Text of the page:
Bad Debt

Ask the Experts: Self-Pay Accounts

April 10, 2017 2:07 pm

Has anyone placed self-pay unpaid accounts with a third-party collection agency at day 90? If so, was it beneficial or detrimental?

Answer 1: The details and proper handling of bed debt and free care for Medicare patients are extremely important. Auditors of Medicare cost reports are not uniform in terms of what they allow or disallow. Many take extremely narrow views of what is allowable. Some auditors become tougher as the years go by with little or no warning. Hospitals should assume that audit requirements will be very strict and, therefore, follow the best procedures both for attempting to collect self-pay amounts and for writing-off accounts that are not collected.

Also, it is important to make sure that patient account staff do not write-off individual accounts to Medicare bad debt when the accounts were actually something else, such as Medicare denials that were not properly or not successfully handled by the hospital. When this happens, a denial cannot be pursued and re-billed in a timely manner.

A number of hospitals where I have worked have outsourced unpaid self-pay accounts to outside companies at 90 days. In these situations, the companies have been working as subcontractors for the hospitals, not as collection agencies. This means that the accounts have not been written-off to bad debt.

I recommend that when hospitals use companies as subcontractors to perform the follow-up on self-pay cases, hospitals should use a different company for follow-ups once cases meet the thresholds to be bad debts. This provides the right incentive for the first company and provides clarity with regard to the exact date that a case becomes a bad debt. Note that some hospitals outsource self-pay cases from the first day.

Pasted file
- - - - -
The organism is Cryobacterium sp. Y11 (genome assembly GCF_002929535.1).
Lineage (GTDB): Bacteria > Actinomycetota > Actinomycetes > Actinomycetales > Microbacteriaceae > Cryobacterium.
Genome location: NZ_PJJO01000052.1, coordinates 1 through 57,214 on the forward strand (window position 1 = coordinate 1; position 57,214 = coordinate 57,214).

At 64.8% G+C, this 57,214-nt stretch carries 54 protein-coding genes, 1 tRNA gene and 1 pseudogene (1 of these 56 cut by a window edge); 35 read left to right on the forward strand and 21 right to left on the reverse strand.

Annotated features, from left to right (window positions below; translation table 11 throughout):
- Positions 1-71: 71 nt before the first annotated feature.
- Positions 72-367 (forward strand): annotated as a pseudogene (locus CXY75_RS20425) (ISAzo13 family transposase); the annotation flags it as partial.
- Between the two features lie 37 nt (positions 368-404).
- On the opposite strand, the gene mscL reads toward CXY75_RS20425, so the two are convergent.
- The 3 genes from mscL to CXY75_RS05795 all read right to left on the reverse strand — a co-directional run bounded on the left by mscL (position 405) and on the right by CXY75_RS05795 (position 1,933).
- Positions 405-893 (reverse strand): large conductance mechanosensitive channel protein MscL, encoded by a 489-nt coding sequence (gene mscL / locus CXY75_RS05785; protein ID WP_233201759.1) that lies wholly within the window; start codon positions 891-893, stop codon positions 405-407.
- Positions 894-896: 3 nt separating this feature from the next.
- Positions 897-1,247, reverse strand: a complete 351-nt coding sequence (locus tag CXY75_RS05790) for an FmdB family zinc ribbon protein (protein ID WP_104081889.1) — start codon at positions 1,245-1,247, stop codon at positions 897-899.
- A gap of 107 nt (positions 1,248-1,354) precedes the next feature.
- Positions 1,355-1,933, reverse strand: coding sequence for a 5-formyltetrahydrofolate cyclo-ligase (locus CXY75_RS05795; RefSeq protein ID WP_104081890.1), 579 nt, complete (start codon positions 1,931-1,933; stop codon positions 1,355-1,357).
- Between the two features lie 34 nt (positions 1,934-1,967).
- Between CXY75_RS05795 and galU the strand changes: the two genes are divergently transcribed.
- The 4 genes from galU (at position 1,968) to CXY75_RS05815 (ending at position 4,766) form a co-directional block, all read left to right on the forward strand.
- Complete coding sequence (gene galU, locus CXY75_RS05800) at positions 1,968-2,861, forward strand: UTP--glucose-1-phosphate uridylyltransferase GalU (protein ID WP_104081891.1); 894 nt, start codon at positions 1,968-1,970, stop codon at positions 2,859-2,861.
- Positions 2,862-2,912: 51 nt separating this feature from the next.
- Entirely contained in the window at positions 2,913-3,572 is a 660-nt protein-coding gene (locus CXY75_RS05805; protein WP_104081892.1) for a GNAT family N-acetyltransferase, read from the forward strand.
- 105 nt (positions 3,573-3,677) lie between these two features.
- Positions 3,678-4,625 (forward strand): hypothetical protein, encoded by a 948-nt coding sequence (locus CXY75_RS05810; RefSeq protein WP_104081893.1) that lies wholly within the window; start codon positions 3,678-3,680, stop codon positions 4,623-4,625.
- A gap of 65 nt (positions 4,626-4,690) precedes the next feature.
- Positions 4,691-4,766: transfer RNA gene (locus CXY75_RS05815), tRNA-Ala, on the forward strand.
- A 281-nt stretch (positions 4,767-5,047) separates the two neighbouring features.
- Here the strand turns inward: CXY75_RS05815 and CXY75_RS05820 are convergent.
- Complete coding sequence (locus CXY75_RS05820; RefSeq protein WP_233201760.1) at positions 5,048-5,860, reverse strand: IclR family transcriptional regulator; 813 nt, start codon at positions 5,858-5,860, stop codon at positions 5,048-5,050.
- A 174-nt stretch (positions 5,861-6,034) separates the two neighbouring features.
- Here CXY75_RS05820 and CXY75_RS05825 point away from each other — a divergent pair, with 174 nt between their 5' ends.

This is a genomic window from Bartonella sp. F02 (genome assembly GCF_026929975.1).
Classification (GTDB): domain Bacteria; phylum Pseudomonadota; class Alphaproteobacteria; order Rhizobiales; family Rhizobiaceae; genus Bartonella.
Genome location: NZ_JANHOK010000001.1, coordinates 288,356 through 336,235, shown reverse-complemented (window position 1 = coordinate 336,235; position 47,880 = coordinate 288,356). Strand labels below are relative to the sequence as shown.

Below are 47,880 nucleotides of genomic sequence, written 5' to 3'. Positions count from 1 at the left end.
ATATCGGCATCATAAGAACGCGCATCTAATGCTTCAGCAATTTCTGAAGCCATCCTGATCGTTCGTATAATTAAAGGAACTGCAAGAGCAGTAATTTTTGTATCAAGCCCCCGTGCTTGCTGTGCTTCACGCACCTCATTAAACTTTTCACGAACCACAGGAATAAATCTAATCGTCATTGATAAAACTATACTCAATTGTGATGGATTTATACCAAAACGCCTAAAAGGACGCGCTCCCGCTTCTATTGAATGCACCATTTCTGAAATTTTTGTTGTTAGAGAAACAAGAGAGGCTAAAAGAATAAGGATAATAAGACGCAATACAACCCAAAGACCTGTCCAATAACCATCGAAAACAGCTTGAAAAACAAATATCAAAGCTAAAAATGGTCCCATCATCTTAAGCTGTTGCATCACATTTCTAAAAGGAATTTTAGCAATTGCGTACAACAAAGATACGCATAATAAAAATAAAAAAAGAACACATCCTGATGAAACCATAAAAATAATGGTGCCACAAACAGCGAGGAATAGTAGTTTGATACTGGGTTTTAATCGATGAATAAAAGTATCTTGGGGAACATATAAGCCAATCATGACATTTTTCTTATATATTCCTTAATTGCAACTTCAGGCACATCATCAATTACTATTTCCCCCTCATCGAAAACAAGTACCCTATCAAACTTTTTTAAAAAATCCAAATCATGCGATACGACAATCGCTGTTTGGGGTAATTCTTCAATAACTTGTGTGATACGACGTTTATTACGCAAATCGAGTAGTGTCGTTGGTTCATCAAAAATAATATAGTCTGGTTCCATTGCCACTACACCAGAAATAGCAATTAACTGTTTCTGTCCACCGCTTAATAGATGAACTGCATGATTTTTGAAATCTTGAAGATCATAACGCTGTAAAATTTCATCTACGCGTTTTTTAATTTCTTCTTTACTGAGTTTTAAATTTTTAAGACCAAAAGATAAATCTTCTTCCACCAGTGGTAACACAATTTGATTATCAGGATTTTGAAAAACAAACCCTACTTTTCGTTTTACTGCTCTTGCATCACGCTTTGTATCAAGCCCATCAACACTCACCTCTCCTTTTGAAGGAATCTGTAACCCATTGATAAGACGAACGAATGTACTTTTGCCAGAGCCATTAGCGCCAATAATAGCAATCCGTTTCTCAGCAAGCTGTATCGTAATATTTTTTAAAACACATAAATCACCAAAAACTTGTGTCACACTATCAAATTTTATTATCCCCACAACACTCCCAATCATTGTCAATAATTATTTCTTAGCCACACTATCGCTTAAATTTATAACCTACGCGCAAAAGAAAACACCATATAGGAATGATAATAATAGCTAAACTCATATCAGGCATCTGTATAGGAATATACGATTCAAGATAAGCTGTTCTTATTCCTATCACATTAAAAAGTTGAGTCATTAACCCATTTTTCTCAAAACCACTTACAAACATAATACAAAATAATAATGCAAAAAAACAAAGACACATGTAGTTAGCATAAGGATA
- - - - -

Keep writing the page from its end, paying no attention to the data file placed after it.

This question was answered by: Robert J. Ellertsen, FHFMA, former hospital CFO with more than 35 years experience in healthcare finance, and a member of HFMA’s Massachusetts-Rhode Island Chapter.

Answer 2: There are several factors to consider.

  • What is the collection percentage under the current system (e.g., 120 days)?
  • What is the upside percentage anticipated by moving to a more current time frame?
  • If there is a Medicare cost report being filed, you must follow the same collection policy for all accounts for bad debt to be considered allowable (Medicare/non-Medicare).
  • If you have accounts with no ability to pay (i.e., qualify for charity), you may use a presumption of non-collectability and write off the accounts without collection efforts, but you must have an established policy for charity.

This question was answered by: David A. Williams, FHFMA, CPA, partner, Horne LLP, and a member of HFMA’s Mississippi Chapter.

Answer 3: My bad-debt expert and said that considering 501(r) regulations, the average is more likely 120 days. Consult with your legal department on its interpretation of 501(r), and check if there are any state laws that regulate when accounts can qualify for bad debt.

This question was answered by: Suzanne Lestina, FHFMA, CPC, vice president, revenue cycle innovation, AvadyneHealth, and a member of HFMA’s First Illinois Chapter.

What do you think? Please share your thoughts on this question in the comments section below.  

The information provided through the Forum’s Ask the Expert service does not constitute legal advice, even when the advice is provided by lawyers. You need to obtain your own legal counsel for legal advice, and consider the laws and regulations that govern your state. The content and opinions expressed are those of the Forum experts, and not that of their employers or of HFMA. HFMA does not endorse the material or warrant or guarantee its accuracy. The responses are based only on the specific facts or circumstances provided. Forum experts cannot be held liable for outcomes related to any information provided.

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